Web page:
0806 GMT October 22, 2019
The Sri Lankan government is yet to find an effective mechanism to bypass US sanctions imposed on Iran, one of Sri Lanka’s largest tea markets.
The sanctions have impacted tea industry payments where direct remittances through banks were not possible.
“We will see if we can set up a barter system for payments, we can export tea and we can get one of their products such as oil in exchange instead of payments,” the minister told Daily FT.
Tea exports to Iran have suffered since economic sanctions were imposed by the US, with the country dropping to the fifth place from being the second largest importer of Ceylon tea in 2016.
According to the Tea Board Annual Report of 2016, the Middle Eastern country imported 33.9 million kilograms during the year, making it the prime destination for Ceylon tea after Russia.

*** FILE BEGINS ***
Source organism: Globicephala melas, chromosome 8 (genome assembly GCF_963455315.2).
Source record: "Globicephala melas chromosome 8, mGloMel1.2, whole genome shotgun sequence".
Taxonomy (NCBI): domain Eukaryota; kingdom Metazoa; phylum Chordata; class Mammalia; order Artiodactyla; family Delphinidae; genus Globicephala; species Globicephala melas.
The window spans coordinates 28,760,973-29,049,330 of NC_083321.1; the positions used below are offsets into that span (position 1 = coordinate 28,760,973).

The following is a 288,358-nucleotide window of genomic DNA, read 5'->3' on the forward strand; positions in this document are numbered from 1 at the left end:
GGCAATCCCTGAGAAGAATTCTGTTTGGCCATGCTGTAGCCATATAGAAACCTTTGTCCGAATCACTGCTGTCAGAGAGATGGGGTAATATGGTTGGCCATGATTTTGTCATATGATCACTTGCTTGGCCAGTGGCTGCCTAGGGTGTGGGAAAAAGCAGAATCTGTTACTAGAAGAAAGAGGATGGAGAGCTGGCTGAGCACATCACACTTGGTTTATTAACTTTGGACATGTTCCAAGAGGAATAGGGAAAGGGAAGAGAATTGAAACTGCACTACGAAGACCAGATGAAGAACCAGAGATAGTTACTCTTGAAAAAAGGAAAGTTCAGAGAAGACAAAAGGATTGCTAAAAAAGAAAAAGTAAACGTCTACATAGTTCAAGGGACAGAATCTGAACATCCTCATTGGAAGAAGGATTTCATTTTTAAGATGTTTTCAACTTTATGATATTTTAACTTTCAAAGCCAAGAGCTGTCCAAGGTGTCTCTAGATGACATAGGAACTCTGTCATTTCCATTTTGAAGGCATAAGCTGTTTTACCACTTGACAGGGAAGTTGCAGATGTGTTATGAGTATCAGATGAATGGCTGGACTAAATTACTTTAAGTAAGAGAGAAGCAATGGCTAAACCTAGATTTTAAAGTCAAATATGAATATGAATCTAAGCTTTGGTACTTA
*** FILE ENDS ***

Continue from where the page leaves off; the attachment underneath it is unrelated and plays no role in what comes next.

However, according to the Tea Exporters Association, the quantity of exports dropped to 27,418 million kilograms in 2017 and to 23,914 kilograms in 2018.
This year’s first quarter has recorded a slight increase, with 7,077 million kilograms being exported to the destination, compared to 7,014 million kilograms last year in the same period.
The Sri Lankan delegation will also include central bank officials and Foreign Ministry officials along with Tea Board Chairman Lucille Wijewardena and Dissanayake.